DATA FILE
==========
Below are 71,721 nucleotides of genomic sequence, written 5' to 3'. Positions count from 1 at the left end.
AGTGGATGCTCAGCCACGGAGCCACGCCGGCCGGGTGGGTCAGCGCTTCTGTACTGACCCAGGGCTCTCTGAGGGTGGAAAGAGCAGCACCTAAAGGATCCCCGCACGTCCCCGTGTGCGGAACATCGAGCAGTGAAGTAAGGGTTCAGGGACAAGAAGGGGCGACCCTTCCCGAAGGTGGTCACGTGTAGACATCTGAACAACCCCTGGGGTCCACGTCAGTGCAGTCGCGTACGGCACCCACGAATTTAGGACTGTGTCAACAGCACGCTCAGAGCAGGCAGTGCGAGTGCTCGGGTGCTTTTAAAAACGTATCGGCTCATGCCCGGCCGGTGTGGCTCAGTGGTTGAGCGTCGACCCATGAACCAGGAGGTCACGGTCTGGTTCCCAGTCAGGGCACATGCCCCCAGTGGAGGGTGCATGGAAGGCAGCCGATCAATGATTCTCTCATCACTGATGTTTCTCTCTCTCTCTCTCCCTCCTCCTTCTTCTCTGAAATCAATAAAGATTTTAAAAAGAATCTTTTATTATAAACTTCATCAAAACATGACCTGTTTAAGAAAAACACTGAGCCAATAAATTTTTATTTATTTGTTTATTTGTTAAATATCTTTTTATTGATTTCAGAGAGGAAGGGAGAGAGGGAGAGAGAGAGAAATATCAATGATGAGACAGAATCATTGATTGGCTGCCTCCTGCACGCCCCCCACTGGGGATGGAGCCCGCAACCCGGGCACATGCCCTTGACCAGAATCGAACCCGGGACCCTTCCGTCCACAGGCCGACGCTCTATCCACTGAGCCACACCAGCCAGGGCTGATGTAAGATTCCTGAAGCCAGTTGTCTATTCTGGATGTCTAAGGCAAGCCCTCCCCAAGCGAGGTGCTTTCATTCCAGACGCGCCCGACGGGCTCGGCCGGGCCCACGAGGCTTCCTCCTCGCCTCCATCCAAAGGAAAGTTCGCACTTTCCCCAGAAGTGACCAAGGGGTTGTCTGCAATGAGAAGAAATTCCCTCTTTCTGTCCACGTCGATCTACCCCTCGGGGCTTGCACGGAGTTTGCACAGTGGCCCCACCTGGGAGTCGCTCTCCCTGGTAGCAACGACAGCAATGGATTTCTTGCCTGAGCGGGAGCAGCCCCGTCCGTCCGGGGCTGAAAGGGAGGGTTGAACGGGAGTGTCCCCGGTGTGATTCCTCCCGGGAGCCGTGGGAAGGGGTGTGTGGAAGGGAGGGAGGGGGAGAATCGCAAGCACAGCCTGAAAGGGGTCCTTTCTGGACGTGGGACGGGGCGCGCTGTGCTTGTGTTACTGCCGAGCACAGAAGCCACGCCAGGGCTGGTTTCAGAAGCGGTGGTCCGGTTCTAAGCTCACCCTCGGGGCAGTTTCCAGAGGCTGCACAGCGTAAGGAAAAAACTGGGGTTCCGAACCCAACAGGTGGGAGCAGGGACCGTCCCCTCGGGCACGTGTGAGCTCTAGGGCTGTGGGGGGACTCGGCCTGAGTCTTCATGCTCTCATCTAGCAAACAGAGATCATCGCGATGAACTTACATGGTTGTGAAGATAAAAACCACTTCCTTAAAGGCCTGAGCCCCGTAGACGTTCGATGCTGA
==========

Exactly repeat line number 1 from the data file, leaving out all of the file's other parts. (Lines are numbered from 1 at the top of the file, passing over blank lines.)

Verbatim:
Below are 71,721 nucleotides of genomic sequence, written 5' to 3'. Positions count from 1 at the left end.